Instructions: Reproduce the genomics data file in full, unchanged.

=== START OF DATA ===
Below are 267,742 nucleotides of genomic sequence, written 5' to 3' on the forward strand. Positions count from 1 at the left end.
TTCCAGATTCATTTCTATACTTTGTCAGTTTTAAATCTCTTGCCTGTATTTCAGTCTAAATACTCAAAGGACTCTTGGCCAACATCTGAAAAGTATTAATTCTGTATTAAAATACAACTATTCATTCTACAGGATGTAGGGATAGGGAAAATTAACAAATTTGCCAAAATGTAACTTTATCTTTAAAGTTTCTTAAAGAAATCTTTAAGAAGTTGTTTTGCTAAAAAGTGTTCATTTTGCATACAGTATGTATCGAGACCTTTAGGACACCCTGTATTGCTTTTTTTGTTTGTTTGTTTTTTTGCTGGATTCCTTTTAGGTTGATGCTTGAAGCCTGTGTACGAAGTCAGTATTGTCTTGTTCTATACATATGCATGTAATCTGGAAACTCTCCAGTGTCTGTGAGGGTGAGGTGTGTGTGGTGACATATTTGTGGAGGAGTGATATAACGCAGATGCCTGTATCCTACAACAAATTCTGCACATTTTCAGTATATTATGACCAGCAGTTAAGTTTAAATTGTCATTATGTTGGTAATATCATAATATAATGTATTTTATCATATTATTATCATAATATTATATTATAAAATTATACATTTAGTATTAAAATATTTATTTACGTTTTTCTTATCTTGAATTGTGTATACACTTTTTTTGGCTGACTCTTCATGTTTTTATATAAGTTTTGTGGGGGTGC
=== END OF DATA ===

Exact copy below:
Below are 267,742 nucleotides of genomic sequence, written 5' to 3' on the forward strand. Positions count from 1 at the left end.
TTCCAGATTCATTTCTATACTTTGTCAGTTTTAAATCTCTTGCCTGTATTTCAGTCTAAATACTCAAAGGACTCTTGGCCAACATCTGAAAAGTATTAATTCTGTATTAAAATACAACTATTCATTCTACAGGATGTAGGGATAGGGAAAATTAACAAATTTGCCAAAATGTAACTTTATCTTTAAAGTTTCTTAAAGAAATCTTTAAGAAGTTGTTTTGCTAAAAAGTGTTCATTTTGCATACAGTATGTATCGAGACCTTTAGGACACCCTGTATTGCTTTTTTTGTTTGTTTGTTTTTTTGCTGGATTCCTTTTAGGTTGATGCTTGAAGCCTGTGTACGAAGTCAGTATTGTCTTGTTCTATACATATGCATGTAATCTGGAAACTCTCCAGTGTCTGTGAGGGTGAGGTGTGTGTGGTGACATATTTGTGGAGGAGTGATATAACGCAGATGCCTGTATCCTACAACAAATTCTGCACATTTTCAGTATATTATGACCAGCAGTTAAGTTTAAATTGTCATTATGTTGGTAATATCATAATATAATGTATTTTATCATATTATTATCATAATATTATATTATAAAATTATACATTTAGTATTAAAATATTTATTTACGTTTTTCTTATCTTGAATTGTGTATACACTTTTTTTGGCTGACTCTTCATGTTTTTATATAAGTTTTGTGGGGGTGC